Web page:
Pioneering the way for sustainable homes in Santa Fe, New Mexico, the Milder residence blends beautiful adobe architecture with elegant touches of modernism. Conceived by Boston-based Signer Harris Architects, the stunning off-grid home is extremely energy and water efficient, and will serve as a model for future developments in the Galiesto Basin Preserve.
New Mexico is a wild and beautiful place, so beautiful you hate to even think of developing it with houses and towns. About 15 miles South of Santa Fe is a 13,000 acre ranch that is now set for development, but not in the traditional sense of filling it with tens of thousands of homes. Over 10,000 acres will be kept as public open space, while the remainder will be homes and a village. The sale of these lots and development of these homes and villages is actually what is paying for the purchase of the Galiesto Basin Preserve with the help of the Commonweal Conservancy, a nonprofit conservation-based community development organization. The Preserve is one of the nation’s first conservation communities and is featured in the National Building Museum’s “Green Community” exhibit.
In order to encourage sustainably designed homes, Commonweal Conservancy offered a $50,000 rebate to the homeowner who would pioneer an integrated design that was off-grid and environmentally responsible. Fred and J.J. Milder took on the challenge along with Signer Harris and completed a spectacular home. The architecture has its roots in Pueblo and Territorial Revival styles, and is composed of three different buildings connected by outdoor covered portals. Each building is of a slightly different style and becomes more progressive in style and details, as though the compound arose over time as funds and the family grew. The compound forms a three sided courtyard, which not only forms a protected open space for the family, but also helps in moderating and controlling temperature for the home.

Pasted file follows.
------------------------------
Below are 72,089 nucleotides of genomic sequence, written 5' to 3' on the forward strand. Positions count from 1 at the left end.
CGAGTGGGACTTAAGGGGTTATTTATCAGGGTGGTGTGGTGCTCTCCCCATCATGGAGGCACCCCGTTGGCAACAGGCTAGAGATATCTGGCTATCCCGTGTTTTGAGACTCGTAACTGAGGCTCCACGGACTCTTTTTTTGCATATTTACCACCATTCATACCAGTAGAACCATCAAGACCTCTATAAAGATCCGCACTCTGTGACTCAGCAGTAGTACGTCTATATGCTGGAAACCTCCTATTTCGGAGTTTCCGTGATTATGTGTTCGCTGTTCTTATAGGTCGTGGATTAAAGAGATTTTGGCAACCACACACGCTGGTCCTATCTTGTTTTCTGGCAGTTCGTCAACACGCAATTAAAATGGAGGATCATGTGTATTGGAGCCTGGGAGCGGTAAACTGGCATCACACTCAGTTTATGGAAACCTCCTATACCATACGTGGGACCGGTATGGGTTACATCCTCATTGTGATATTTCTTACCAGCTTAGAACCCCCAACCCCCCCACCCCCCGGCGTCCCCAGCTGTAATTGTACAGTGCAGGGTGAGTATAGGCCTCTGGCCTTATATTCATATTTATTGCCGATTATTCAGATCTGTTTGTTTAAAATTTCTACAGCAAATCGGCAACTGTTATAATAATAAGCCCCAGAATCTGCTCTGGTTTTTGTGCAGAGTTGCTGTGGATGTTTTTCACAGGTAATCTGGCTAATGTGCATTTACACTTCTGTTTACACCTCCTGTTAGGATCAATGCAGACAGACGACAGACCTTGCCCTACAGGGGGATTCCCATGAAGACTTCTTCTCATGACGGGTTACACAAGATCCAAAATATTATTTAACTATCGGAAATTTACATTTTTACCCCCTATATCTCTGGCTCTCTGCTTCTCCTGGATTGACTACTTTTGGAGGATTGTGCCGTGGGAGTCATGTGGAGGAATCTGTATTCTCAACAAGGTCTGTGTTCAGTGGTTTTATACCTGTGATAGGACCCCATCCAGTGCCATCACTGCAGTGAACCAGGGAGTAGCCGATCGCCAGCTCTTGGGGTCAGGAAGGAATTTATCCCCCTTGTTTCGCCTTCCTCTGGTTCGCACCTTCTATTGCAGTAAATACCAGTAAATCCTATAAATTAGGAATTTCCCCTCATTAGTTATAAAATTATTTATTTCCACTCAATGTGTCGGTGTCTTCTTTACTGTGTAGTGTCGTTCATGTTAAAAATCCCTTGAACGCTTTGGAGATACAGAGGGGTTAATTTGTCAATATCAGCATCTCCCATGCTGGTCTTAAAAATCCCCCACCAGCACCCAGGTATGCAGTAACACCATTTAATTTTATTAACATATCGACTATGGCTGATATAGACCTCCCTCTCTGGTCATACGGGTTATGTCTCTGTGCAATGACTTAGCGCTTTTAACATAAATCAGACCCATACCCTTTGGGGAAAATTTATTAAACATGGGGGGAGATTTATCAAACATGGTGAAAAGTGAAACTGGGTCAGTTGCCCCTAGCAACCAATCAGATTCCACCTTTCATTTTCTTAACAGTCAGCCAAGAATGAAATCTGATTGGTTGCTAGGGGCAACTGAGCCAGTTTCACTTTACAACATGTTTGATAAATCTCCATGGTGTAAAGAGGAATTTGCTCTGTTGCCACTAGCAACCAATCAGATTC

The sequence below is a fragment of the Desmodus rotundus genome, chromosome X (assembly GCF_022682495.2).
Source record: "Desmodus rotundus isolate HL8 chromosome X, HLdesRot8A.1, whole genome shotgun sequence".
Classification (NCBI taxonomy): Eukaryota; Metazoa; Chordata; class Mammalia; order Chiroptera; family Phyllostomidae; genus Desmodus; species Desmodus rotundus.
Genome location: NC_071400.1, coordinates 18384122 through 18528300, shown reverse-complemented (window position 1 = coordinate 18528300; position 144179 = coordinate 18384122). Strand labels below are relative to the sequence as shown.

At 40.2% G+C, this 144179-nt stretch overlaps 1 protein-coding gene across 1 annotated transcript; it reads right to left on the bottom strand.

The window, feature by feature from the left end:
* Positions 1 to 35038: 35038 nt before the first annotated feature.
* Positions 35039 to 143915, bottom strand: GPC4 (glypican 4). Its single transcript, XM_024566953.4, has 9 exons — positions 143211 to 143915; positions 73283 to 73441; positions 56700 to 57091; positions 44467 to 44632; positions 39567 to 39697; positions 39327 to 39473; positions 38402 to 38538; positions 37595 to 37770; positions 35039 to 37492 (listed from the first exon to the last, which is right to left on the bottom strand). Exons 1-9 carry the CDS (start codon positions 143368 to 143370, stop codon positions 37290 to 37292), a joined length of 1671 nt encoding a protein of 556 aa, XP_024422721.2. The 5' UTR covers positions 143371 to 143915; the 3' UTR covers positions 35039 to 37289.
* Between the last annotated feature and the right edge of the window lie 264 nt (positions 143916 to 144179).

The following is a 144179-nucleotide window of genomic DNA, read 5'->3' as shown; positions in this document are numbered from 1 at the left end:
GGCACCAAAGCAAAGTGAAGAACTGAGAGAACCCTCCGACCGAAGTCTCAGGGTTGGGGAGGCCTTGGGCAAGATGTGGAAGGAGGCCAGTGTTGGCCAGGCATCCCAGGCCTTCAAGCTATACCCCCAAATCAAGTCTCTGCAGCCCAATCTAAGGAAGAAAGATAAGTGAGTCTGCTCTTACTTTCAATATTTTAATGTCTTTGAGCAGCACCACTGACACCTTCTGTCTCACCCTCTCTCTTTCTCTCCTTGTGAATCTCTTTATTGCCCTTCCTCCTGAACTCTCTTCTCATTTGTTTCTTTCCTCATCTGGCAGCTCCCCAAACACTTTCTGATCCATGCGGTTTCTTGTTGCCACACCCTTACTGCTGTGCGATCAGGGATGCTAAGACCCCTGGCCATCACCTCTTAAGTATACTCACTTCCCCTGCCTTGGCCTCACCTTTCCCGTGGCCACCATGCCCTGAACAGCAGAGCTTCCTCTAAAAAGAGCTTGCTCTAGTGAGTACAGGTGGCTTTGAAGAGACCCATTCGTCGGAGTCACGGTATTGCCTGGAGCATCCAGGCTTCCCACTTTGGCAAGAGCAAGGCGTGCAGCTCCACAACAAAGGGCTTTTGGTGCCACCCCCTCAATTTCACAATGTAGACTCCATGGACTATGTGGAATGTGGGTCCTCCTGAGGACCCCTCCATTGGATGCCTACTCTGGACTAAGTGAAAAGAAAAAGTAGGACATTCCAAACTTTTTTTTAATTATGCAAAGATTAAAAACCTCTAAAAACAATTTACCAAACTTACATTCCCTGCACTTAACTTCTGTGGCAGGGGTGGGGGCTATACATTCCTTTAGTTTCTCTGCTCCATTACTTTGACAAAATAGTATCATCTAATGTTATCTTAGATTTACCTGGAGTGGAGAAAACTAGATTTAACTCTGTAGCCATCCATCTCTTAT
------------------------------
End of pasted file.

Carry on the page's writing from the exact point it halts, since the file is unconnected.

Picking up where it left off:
The home is constructed using traditional rammed earth construction and Autoclaved Aerated Concrete, both of which help the home naturally respond to environmental conditions. A storm and gray water collection system help the family conserve and efficiently use water both inside and outside for native landscaping. The home itself is very energy efficient, and is powered by a pole-mounted 4.5 kW photovoltaic system with battery storage as well as a solar hot water heating system. WoodMetalConcrete Architecture was responsible for overseeing the construction and project details.
The Milder’s home is one of 5 equestrian homesites in the West Basin area of the Preserve. The Preserve will also have a few other neighborhoods with varying levels of density. The most interesting area is the Village, which will consist of 965 homesites, with a variety of housing types, a school, civic buildings, a café, general store, post office, business incubator, outpatient care medical facility, fire station, ATM, non-denominational place of worship, environmental center, and live-work commercial space for local artisans and community-based businesses. There will also be an organic garden and a greenhouse located nearby.
While we definitely prefer infill development as opposed to greenfill development, we have to applaud Commonweal Conservancy and the Preserve for their innovative development method. By buying up the tracts of land from the Thornton Ranch, they are reducing the amount of development that would have occurred had another traditional developer come along. The families and homeowners who buy into the development are paying to preserve over 10,000 acres of land forever.